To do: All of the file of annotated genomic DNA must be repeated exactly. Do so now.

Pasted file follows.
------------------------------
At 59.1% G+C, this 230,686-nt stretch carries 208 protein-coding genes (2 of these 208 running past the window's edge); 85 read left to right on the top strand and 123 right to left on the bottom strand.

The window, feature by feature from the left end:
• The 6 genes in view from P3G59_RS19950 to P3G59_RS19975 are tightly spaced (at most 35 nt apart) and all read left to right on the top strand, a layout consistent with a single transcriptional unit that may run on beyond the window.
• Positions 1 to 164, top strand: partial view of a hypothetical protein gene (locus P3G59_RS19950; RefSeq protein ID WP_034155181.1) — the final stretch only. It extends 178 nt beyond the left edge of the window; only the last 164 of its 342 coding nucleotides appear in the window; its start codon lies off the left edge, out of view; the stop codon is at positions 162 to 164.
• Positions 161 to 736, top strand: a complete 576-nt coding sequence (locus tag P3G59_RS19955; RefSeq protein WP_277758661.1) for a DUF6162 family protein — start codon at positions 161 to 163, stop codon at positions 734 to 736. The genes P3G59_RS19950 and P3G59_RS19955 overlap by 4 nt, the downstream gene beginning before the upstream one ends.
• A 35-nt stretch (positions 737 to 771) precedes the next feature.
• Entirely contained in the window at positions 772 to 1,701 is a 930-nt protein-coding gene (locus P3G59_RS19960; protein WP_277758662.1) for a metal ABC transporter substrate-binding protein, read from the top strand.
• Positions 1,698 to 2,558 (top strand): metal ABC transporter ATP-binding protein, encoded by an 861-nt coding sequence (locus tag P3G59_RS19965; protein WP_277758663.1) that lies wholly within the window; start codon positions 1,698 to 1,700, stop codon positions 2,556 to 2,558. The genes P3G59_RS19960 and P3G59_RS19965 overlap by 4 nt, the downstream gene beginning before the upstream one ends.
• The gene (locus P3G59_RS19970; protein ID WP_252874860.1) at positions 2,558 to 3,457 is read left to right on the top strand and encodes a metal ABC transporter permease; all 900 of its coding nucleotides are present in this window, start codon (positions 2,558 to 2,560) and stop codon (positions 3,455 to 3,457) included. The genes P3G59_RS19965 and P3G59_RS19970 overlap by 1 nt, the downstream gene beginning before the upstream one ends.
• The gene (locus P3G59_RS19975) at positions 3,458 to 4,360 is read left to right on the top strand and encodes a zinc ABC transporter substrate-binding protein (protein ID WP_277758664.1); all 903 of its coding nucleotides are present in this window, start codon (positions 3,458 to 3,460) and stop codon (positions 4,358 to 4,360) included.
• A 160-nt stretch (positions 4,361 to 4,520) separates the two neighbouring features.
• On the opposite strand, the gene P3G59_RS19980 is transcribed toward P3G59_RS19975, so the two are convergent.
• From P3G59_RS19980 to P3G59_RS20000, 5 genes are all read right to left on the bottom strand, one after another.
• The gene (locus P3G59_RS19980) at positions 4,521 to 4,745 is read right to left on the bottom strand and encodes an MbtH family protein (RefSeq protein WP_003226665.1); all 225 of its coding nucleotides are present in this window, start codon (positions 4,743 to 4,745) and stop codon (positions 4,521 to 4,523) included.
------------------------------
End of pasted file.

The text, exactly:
At 59.1% G+C, this 230,686-nt stretch carries 208 protein-coding genes (2 of these 208 running past the window's edge); 85 read left to right on the top strand and 123 right to left on the bottom strand.

The window, feature by feature from the left end:
• The 6 genes in view from P3G59_RS19950 to P3G59_RS19975 are tightly spaced (at most 35 nt apart) and all read left to right on the top strand, a layout consistent with a single transcriptional unit that may run on beyond the window.
• Positions 1 to 164, top strand: partial view of a hypothetical protein gene (locus P3G59_RS19950; RefSeq protein ID WP_034155181.1) — the final stretch only. It extends 178 nt beyond the left edge of the window; only the last 164 of its 342 coding nucleotides appear in the window; its start codon lies off the left edge, out of view; the stop codon is at positions 162 to 164.
• Positions 161 to 736, top strand: a complete 576-nt coding sequence (locus tag P3G59_RS19955; RefSeq protein WP_277758661.1) for a DUF6162 family protein — start codon at positions 161 to 163, stop codon at positions 734 to 736. The genes P3G59_RS19950 and P3G59_RS19955 overlap by 4 nt, the downstream gene beginning before the upstream one ends.
• A 35-nt stretch (positions 737 to 771) precedes the next feature.
• Entirely contained in the window at positions 772 to 1,701 is a 930-nt protein-coding gene (locus P3G59_RS19960; protein WP_277758662.1) for a metal ABC transporter substrate-binding protein, read from the top strand.
• Positions 1,698 to 2,558 (top strand): metal ABC transporter ATP-binding protein, encoded by an 861-nt coding sequence (locus tag P3G59_RS19965; protein WP_277758663.1) that lies wholly within the window; start codon positions 1,698 to 1,700, stop codon positions 2,556 to 2,558. The genes P3G59_RS19960 and P3G59_RS19965 overlap by 4 nt, the downstream gene beginning before the upstream one ends.
• The gene (locus P3G59_RS19970; protein ID WP_252874860.1) at positions 2,558 to 3,457 is read left to right on the top strand and encodes a metal ABC transporter permease; all 900 of its coding nucleotides are present in this window, start codon (positions 2,558 to 2,560) and stop codon (positions 3,455 to 3,457) included. The genes P3G59_RS19965 and P3G59_RS19970 overlap by 1 nt, the downstream gene beginning before the upstream one ends.
• The gene (locus P3G59_RS19975) at positions 3,458 to 4,360 is read left to right on the top strand and encodes a zinc ABC transporter substrate-binding protein (protein ID WP_277758664.1); all 903 of its coding nucleotides are present in this window, start codon (positions 3,458 to 3,460) and stop codon (positions 4,358 to 4,360) included.
• A 160-nt stretch (positions 4,361 to 4,520) separates the two neighbouring features.
• On the opposite strand, the gene P3G59_RS19980 is transcribed toward P3G59_RS19975, so the two are convergent.
• From P3G59_RS19980 to P3G59_RS20000, 5 genes are all read right to left on the bottom strand, one after another.
• The gene (locus P3G59_RS19980) at positions 4,521 to 4,745 is read right to left on the bottom strand and encodes an MbtH family protein (RefSeq protein WP_003226665.1); all 225 of its coding nucleotides are present in this window, start codon (positions 4,743 to 4,745) and stop codon (positions 4,521 to 4,523) included.